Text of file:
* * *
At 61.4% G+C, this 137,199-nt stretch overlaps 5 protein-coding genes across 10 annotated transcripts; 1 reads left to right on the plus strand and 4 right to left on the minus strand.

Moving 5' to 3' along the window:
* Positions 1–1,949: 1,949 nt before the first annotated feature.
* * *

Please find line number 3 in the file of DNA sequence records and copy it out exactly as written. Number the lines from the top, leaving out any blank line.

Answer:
* Positions 1–1,949: 1,949 nt before the first annotated feature.